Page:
The impact of microbial biofilms on water quality

Environmental Science

The Impact of Microbial Biofilms on Water Quality

Microbial biofilms are complex communities of microorganisms that adhere to surfaces and form a protective matrix of extracellular polymeric substances (EPS) composed of proteins, polysaccharides, and nucleic acids. They can be found at the interface of different environments, including water, soil, plants, and animals. In aquatic systems, biofilms play a vital role in maintaining water quality, but they can also pose a threat to human health and the environment.

What are microbial biofilms?

Microbial biofilms are communities of microorganisms that attach to surfaces and grow in three-dimensions through cell division and extracellular matrix production. The matrix provided by EPS serves as a protective layer that offers resistance to environmental stressors and predation. The matrix also facilitates the exchange of nutrients and metabolites, allowing for cooperative interactions between the different microbial species present in the biofilm. Biofilms are found in various aquatic environments, including freshwater, marine, and estuarine systems. They can be found on biotic and abiotic surfaces, such as rocks, pebbles, sand grains, and plant surfaces. In natural environments, biofilms can be found on submerged surfaces such as streambeds or river rocks. In artificial systems, biofilms form on surfaces such as water pipes, water treatment systems, and filters.

Functions of microbial biofilms in water quality

Biofilms play an important role in maintaining water quality. They provide ecosystem services, such as nutrient cycling, primary production, and degradation of organic matter. In aquatic systems, biofilms play an essential role in the production and maintenance of food webs. Biofilms serve as a primary food source for many aquatic organisms, including invertebrates, fish, and other vertebrates. Biofilms also contribute to the assimilation and removal of nutrients from the aquatic systems. The EPS matrix facilitates nutrient exchange between the microbial cells, and the uptake of nutrients by the biofilms can help prevent eutrophication and algal blooms. Biofilms can also serve as carbon sinks, assisting with the uptake of carbon dioxide from the atmosphere.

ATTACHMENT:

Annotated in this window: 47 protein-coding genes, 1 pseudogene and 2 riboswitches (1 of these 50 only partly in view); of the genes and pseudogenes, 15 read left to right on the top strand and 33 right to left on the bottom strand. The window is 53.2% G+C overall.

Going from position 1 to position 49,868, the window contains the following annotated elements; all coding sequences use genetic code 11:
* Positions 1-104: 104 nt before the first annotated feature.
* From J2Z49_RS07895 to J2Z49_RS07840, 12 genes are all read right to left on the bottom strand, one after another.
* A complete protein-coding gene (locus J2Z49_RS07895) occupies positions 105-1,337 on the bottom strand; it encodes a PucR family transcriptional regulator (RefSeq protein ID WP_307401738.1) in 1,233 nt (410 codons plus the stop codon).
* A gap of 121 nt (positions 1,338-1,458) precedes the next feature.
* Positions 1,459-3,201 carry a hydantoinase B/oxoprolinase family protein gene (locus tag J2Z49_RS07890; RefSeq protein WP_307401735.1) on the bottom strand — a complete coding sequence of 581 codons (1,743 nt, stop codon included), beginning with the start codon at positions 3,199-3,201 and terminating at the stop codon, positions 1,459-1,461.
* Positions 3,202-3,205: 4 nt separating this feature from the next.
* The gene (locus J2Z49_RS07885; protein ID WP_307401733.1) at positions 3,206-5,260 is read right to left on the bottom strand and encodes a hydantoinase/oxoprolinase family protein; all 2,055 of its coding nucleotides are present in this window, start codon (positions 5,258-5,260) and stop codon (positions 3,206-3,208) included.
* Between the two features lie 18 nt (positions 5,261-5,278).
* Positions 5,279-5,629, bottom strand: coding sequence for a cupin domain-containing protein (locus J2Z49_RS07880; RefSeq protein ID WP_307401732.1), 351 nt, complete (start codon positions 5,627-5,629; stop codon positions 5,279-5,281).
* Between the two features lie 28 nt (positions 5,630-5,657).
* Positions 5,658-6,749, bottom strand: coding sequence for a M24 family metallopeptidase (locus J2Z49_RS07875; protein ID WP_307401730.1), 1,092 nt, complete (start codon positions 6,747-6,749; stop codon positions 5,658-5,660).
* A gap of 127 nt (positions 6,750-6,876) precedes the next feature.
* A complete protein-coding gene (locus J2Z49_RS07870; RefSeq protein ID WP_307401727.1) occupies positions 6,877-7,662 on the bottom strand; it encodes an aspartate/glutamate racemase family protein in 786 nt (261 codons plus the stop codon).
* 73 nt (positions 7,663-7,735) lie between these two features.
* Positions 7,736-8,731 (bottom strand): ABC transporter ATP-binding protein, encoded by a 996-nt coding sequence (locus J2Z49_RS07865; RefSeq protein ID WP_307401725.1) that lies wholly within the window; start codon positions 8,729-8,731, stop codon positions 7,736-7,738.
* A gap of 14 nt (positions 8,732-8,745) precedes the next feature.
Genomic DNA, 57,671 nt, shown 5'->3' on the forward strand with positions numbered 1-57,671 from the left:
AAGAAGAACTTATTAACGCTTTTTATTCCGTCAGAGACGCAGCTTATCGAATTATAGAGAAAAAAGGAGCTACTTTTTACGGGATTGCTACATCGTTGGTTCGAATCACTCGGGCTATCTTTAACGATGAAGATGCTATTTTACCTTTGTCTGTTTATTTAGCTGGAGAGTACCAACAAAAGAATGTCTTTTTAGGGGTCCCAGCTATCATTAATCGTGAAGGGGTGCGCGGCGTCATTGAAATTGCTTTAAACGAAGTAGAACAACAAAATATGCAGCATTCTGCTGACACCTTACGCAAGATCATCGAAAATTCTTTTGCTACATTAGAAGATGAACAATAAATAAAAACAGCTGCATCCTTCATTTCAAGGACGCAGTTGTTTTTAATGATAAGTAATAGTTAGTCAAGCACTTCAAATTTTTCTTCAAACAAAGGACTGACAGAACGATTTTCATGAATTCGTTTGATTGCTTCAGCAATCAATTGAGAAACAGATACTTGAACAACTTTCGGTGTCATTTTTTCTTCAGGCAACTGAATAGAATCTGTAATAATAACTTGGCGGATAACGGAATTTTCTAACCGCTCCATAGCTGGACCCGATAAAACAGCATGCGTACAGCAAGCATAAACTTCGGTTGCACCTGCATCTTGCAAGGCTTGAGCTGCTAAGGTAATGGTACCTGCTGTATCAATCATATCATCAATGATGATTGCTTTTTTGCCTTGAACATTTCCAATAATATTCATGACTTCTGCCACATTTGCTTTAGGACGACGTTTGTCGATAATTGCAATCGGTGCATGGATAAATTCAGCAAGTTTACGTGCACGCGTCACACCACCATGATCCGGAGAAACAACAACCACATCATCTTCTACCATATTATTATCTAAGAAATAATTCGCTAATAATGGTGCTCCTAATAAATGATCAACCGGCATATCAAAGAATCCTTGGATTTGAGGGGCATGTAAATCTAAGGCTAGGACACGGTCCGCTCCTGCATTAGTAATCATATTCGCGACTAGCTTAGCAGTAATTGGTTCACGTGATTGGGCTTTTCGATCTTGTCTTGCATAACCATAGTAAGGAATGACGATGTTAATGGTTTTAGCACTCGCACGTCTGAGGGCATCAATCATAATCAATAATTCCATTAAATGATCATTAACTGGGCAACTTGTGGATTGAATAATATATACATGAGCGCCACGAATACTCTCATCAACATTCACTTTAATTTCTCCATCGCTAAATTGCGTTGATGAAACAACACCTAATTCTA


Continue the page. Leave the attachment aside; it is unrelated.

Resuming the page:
Impact of microbial biofilms on water quality

While biofilms play an essential role in maintaining water quality, they can also have negative impacts. Biofilms can create a biofouling problem in water distribution systems, filters, and membranes, which can compromise water quality. Biofilms can also act as a reservoir for pathogenic microorganisms, including bacteria, viruses, and protozoa. Pathogens can live within the biofilm matrix, making them more resistant to disinfection and difficult to remove from water systems. Biofilm formation can also lead to the release of harmful chemicals, such as heavy metals, and organic pollutants from industrial sources. The EPS matrix can adsorb these chemicals and potentially release them into the environment, which can negatively impact aquatic ecosystems. In addition, biofilms can cause corrosion of metal pipes and surfaces, leading to the release of metals into the water.

Control of microbial biofilms

Controlling microbial biofilms is important to maintain water quality and ensure human health. Various methods can be used to control biofilm formation, including physical, chemical, and biological methods. Physical control focuses on removing the biofilm by mechanical means, such as scraping or brushing. Chemical control involves the use of oxidizing agents, disinfectants, and antimicrobial agents. Biological control includes the use of bacteriophages, probiotics, and competition between different microbial species. Developing effective methods to control biofilms requires a precise understanding of the microbial ecology and environmental factors that influence biofilm formation and growth. Interventions that prevent initial biofilm attachment are more effective than treatments that aim to remove mature biofilms.


In conclusion, microbial biofilms have a profound impact on water quality. Biofilms play an essential role in maintaining ecosystem health by providing ecosystem services, such as nutrient cycling and primary production. However, biofilms can also create problems by acting as a reservoir for pathogenic microorganisms, causing biofouling, and releasing harmful chemicals into the water. Effectively controlling microbial biofilms requires a precise understanding of microbial ecology, environmental factors, and the development of optimal interventions that prevent initial biofilm attachment.